When you connect a Fujitsu Scansnap scanner to a Windows machine over USB, it usually works fine–until the dreaded Error Code 43 error turns up. Here’s how to fix a Fujitsu Scansnap Code 43 error under Windows 7 or Windows 10.
Depending on your age and experience with computers, you may need to find you need to lock the function keys on a Lenovo Thinkpad. Or you may find the opposite, that you need to disable the function keys on a Lenovo Thinkpad.
If your Thinkpad won’t turn on, I have an easy fix. It takes less time than calling the helpdesk, and less time than going straight to desktop support too (which they love, I’m sure).
Most buying guides for monitors assume you’re buying a really expensive monitor for gaming. But there’s a lot more to look for than refresh rate and response time.
A good monitor can last 10 years and multiple computers, so it pays to make a good decision when buying one, even when you’re not spending $500. There can be a significant difference even between two $100 models, or between a $60 model and a $70 model, that will save you money in the long run.
New computer, old monitor: I see questions fairly frequently about using a new computer and older monitor together. More often than not, it’s possible to do, but you may need to know where to look for the cables and adapters you’ll need.
Here’s some help.
If you need to fix a chip, gouge or nick in an LCD display, you can do it with a dab of petroleum jelly and the edge of a credit card.
I spent some time exploring HP Compaq 6910p upgrades because used HP Compaq 6910p laptops are dirt cheap these days. I picked one up for $75 as an alternative to a Black Friday cheapie.
If you look for one yourself, either look for one with a valid Windows 7 or Windows 10 license on it, or get one at a deep enough discount to make it worth your while.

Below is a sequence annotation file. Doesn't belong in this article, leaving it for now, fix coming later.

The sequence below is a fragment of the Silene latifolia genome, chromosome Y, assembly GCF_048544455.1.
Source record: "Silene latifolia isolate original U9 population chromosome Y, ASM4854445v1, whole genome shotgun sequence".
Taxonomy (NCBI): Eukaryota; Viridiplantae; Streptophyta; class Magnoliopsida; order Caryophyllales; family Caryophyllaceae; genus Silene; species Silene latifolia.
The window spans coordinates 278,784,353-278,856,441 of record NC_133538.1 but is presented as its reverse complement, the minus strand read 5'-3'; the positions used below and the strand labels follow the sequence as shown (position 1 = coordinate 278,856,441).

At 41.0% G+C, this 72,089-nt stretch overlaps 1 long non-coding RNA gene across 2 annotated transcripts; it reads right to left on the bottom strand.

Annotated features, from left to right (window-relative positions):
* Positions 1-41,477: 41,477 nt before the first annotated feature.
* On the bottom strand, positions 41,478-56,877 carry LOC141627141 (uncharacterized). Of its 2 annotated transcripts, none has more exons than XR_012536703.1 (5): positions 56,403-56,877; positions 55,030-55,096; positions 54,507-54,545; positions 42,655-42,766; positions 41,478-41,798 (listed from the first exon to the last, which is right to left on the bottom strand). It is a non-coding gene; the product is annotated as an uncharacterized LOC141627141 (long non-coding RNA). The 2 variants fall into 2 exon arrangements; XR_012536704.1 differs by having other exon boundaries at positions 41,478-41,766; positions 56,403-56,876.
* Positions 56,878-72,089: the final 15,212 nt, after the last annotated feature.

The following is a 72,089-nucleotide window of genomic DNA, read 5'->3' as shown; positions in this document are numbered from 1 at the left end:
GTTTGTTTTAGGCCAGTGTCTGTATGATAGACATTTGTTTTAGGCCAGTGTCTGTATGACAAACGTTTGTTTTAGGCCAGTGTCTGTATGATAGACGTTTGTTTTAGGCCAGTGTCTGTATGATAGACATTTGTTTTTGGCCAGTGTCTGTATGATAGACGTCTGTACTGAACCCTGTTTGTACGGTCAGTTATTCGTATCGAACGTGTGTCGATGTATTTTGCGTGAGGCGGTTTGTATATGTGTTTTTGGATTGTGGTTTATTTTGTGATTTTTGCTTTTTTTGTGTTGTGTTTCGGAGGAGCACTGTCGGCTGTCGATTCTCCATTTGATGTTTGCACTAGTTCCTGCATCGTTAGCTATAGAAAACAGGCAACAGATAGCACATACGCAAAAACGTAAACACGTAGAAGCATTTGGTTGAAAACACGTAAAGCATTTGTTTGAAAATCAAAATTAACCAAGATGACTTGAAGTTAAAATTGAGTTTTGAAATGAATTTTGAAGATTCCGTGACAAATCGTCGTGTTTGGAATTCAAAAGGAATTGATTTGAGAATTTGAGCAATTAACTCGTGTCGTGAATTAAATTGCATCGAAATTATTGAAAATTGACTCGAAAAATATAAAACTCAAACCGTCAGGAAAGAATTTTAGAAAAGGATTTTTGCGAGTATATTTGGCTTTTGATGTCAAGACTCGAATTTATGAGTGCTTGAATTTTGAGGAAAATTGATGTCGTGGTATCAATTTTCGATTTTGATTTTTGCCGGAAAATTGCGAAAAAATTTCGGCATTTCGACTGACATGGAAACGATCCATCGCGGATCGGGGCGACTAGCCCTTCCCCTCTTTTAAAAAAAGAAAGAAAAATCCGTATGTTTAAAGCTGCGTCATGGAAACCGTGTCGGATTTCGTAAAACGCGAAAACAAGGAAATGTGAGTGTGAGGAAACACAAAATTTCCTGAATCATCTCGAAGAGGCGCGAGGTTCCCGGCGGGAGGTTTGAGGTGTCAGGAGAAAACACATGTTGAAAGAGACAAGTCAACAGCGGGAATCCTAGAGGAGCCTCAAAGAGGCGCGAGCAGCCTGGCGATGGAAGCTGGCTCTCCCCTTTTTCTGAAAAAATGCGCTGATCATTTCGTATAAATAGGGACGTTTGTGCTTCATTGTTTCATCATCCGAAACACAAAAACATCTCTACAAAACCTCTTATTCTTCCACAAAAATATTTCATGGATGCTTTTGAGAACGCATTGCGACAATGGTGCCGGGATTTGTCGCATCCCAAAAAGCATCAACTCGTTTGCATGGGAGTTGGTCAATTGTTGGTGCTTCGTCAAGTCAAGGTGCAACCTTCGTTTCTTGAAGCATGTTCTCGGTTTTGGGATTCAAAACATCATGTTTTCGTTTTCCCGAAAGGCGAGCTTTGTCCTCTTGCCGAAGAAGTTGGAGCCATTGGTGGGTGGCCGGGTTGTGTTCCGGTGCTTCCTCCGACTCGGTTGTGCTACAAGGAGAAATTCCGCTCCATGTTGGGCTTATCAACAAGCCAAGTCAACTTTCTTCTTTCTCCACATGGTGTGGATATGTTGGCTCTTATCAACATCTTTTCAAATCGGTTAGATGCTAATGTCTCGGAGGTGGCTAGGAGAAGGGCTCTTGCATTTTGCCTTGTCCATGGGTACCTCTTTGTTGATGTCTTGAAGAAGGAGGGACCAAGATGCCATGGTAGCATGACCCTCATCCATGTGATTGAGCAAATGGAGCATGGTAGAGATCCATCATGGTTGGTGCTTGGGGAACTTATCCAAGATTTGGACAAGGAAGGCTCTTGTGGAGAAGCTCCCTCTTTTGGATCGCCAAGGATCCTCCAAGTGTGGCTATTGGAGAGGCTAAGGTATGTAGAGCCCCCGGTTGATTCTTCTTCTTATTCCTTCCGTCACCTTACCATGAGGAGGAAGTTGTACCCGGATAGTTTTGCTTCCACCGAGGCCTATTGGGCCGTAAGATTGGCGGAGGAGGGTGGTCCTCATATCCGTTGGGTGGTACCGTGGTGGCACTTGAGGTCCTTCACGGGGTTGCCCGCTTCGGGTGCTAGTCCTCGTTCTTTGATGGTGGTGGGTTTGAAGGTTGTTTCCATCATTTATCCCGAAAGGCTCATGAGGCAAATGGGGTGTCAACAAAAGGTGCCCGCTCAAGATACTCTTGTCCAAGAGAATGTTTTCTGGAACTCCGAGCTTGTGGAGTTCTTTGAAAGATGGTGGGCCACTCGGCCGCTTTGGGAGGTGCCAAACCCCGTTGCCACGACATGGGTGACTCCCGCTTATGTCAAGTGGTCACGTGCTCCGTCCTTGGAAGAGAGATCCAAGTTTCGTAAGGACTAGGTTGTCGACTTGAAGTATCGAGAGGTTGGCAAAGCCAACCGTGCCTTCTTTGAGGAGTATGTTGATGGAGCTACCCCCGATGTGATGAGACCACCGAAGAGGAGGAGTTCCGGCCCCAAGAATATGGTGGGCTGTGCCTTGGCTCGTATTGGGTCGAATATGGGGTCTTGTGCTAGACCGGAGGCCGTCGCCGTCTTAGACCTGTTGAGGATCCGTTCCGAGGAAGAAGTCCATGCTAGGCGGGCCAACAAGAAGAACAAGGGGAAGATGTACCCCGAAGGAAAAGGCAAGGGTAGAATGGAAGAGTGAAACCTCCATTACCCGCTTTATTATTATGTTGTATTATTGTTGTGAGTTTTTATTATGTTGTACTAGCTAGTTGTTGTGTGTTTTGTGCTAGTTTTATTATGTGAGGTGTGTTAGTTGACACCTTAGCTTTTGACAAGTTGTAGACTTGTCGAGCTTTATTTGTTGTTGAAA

Here’s what I did to turn an outmoded laptop from 2008 into something better than what I could have bought on Black Friday.
I’ve been reviewing a lot of old content lately, and noticing that I recommended specific SSDs quite a bit in the past, and unfortunately, that information had a finite lifespan even though the rest of the advice might very well still be good. So I’m consolidating my SSD advice.
At this page, I present 10 SSDs that are selling well right now, with the most relevant stats (price, capacity, links, and worst-case performance) and anything else I might want to add about the particular drive. As the market changes, I’ll update the page, and post an update here in the blog.
What can you expect? Well, Samsung has some high-performance stuff out there right now; Sandisk and Kingston are fighting a battle for budget and upgrade dollars, and Crucial is delivering a lot of drives in between Sandisk and Samsung in both price and performance.
Even though SSDs don’t get the kind of attention they used to get, today’s drives perform better (even if ever so slightly better) than yesterday’s while delivering better value, and those are both good things.
Once again, here’s the link to this month’s roundup.
When will SSDs be cheaper than hard drives? Based on history, it’s possible to make an educated guess, and I’m going to do it.
Back in 2011, I noticed that historical hard drive pricing fell in line pretty nicely with Moore’s Law, and predicted that SSDs would do the same. I predicted that SSDs would reach 25 cents per gigabyte sometime in 2016, and was wrong. If you shop around right now, you can find lower-end SSDs for that price or a bit less. So I was late by a few months.
But I’m still willing to try to predict when SSDs will cost less than hard drives. I”ll predict when they’ll hit parity too.